Palestinian Authority breaks ties with Israel, US

The Palestinian Authority has cut all ties with the United States and Israel, including security relations after rejecting Trump's "peace plan." At a meeting of Arab foreign ministers in Cairo, President Mahmoud Abbas announced the break and reiterated his "complete" rejection of the plan. (Reuters, Feb. 3)

A day earlier, Israeli warplanes struck targets in Gaza after a rocket was fired from the strip. The Defense Ministry also announced it is freezing cement imports and other punitive steps in response to near-daily attacks from the Strip recently. (ToI)

Palestinian Authority declares end to Oslo Accords

Palestinian President Mahmoud Abbas declared an end to Palestinian commitments in the Oslo Accords in a meeting May 19 in Ramallah. The announcement comes in response to Israeli Prime Minister Benjamin Netanyahu's plans to annex one-third of the West Bank. The move would result in Israel surrounding Palestinian territory on all sides. (Jurist)

Israel closes Gaza crossing after balloon attacks

Israel will close its remaining goods crossing with the Gaza Strip, authorities said Monday, after militants in the enclave launched "incendiary balloons" into Israeli territory. The Kerem Shalom crossing will be closed to all traffic except humanitarian equipment and fuel, COGAT, the IDF unit that oversees the crossings, said in a statement. (AFP)

Orwellian 'peace' between UAE and Israel

Jared Kushner's only concrete achievement in pursuit of Middle East "peace" has been a mutual recognition deal between Israel and the United Arab Emirates, ostentatiously dubbed the "Abraham Accord." Kushner has just arrived on the first-ever direct flight by an Israeli airline to the UAE, where he is to broker talks on establishing formal diplomatic ties. (JPost, CFR)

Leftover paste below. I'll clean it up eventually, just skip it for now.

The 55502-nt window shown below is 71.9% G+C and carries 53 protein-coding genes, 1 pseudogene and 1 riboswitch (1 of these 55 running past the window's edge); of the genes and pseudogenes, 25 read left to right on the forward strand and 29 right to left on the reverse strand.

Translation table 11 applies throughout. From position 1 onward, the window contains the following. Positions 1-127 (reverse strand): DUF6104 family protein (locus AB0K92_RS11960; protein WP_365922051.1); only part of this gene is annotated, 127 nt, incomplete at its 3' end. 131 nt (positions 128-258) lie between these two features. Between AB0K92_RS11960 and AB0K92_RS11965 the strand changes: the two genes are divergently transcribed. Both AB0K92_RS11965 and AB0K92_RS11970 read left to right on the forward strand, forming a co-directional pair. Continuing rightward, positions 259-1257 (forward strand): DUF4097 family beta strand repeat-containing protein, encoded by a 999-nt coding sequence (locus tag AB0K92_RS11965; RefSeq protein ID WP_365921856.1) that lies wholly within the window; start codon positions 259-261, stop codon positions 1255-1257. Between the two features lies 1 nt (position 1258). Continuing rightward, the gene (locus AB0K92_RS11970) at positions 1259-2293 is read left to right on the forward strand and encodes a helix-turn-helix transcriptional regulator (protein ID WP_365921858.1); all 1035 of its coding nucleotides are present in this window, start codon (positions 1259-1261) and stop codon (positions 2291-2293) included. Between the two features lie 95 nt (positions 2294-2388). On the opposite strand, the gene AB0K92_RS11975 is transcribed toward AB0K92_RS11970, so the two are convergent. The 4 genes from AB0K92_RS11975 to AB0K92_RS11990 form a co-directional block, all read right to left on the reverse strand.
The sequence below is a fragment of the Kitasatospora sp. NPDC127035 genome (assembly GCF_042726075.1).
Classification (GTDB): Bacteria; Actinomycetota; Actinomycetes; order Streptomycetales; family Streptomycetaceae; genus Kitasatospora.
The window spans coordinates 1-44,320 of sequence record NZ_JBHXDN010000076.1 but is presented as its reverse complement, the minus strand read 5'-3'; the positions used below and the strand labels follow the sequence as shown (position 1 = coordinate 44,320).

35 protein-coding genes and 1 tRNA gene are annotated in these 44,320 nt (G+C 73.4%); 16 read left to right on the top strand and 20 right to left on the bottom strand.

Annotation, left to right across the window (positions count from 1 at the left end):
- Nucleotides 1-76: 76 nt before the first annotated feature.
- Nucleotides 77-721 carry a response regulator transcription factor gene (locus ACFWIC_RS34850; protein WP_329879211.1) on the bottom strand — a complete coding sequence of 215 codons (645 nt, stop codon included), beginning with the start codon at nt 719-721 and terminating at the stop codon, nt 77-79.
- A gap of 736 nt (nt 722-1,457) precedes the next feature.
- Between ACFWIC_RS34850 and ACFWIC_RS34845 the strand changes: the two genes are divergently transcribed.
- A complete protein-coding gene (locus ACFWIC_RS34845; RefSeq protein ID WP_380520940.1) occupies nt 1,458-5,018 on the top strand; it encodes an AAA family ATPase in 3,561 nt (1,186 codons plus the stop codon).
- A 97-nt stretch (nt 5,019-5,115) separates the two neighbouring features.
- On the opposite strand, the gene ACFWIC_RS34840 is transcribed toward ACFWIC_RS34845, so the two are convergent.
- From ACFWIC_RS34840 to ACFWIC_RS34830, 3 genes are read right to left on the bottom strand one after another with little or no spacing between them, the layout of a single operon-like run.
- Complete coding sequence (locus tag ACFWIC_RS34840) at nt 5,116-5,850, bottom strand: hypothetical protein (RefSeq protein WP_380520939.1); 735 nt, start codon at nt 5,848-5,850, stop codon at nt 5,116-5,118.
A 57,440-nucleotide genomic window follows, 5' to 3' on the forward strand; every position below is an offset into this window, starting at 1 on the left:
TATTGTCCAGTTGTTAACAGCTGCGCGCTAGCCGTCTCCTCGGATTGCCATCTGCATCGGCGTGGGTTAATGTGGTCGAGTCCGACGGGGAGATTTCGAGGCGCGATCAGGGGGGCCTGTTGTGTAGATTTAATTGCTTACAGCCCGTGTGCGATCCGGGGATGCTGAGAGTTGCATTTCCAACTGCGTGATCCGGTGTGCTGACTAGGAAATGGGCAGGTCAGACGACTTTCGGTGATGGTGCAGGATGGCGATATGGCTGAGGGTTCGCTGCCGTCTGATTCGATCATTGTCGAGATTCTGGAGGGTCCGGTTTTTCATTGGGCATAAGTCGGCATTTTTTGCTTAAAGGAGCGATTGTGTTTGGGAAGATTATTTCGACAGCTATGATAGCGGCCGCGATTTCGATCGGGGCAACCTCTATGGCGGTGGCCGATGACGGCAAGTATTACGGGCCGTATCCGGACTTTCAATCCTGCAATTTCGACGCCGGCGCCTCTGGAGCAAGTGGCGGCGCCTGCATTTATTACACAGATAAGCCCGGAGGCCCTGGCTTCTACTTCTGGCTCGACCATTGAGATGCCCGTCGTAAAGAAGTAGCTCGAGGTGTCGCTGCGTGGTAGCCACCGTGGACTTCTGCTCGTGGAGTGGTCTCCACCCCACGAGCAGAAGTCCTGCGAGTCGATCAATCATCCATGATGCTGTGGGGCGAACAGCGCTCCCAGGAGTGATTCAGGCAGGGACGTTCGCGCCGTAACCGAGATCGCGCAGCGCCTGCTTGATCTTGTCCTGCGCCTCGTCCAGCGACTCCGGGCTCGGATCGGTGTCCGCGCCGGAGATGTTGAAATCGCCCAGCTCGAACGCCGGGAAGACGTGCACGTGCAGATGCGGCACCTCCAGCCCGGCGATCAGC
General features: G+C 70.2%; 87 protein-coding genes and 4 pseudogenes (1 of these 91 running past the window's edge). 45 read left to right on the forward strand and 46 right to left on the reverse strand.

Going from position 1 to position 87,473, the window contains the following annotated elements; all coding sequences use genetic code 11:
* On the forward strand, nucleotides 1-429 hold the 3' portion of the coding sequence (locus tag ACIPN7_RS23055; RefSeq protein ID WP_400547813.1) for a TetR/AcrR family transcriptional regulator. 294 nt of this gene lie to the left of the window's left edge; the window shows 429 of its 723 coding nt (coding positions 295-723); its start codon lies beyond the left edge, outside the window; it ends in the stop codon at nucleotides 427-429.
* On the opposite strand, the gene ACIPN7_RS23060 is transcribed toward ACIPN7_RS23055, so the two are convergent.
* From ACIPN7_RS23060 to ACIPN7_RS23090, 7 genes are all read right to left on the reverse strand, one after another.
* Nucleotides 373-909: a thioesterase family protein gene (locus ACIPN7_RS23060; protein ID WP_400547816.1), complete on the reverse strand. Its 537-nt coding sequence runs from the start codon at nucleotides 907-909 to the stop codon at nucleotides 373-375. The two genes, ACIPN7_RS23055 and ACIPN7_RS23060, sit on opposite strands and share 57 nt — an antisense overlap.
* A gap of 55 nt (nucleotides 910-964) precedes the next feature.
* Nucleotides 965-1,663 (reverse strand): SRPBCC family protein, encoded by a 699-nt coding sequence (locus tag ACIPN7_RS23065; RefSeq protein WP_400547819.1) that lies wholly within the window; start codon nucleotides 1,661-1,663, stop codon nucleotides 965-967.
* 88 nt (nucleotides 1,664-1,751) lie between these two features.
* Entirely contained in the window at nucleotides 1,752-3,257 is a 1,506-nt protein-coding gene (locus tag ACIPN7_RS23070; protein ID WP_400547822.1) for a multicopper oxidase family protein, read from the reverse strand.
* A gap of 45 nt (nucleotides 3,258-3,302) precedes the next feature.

Ironically, announcement of the deal coincided with the latest round of Israeli air-strikes on Gaza. A tacit ceasefire between Israel and Hamas has just been reported. Israel says it will fully reopen fishing zone, border crossings if situation remains calm. (ToI)

On Aug. 25, Israeli warplanes struck supposed Hezbollah outposts in Lebanon after shots were fired at troops in Israel from across the border. (Reuters)

Trump announces 'peace deal' between Bahrain and Israel

Israel and Bahrain have reached a deal to fully normalize their relations, President Donald Trump has announced. "The second Arab country to make peace with Israel in 30 days," he tweeted. Bahrain is only the fourth Arab country in the Middle East—after the UAE, Egypt and Jordan—to recognize Israel since its founding in 1948. (BBC News)

Abraham Accords: peace deal or business deal?

President Trump presided over a South Lawn ceremony where Prime Minister Benjamin Netanyahu of Israel and the foreign ministers of Bahrain and the United Arab Emirates signed a general declaration of principles the White House has named the Abraham Accords.

The texts of the agreements detail how the three countries will open embassies and establish other new diplomatic and economic ties, including tourism, technology and energy. Israel and the Emirates are beginning commercial air travel between their countries for the first time, and Bahrain has opened its airspace for those flights.

They make scant reference to the fate of the Palestinians, but include a call for "a just, comprehensive and enduring resolution of the Israeli-Palestinian conflict."

Trump hailed the accords as heralding "the dawn of a new Middle East." 

Others were more skeptical. "It's not conflict resolution and it’s not peace—this is a business deal," said Jeremy Ben-Ami, the president of the J Street lobby group. "It's very, very clear that there are aligned interests between Israel and these countries—military, security, diplomatic, economic—and those interests have been there for two decades." (NYT, Sept. 15)

This as aspect of the deal particularly worries Maryam al-Khawaja, a human rights activist from Bahrain who was forced into exile in Denmark.

"We have already seen in the past how the Gulf states and other countries in the Middle East and North Africa have benefited from buying surveillance technology and other forms of technology from the Israeli government that they’ve used to oppress their own local populations," Khawaja said. (PRI, Sept. 16)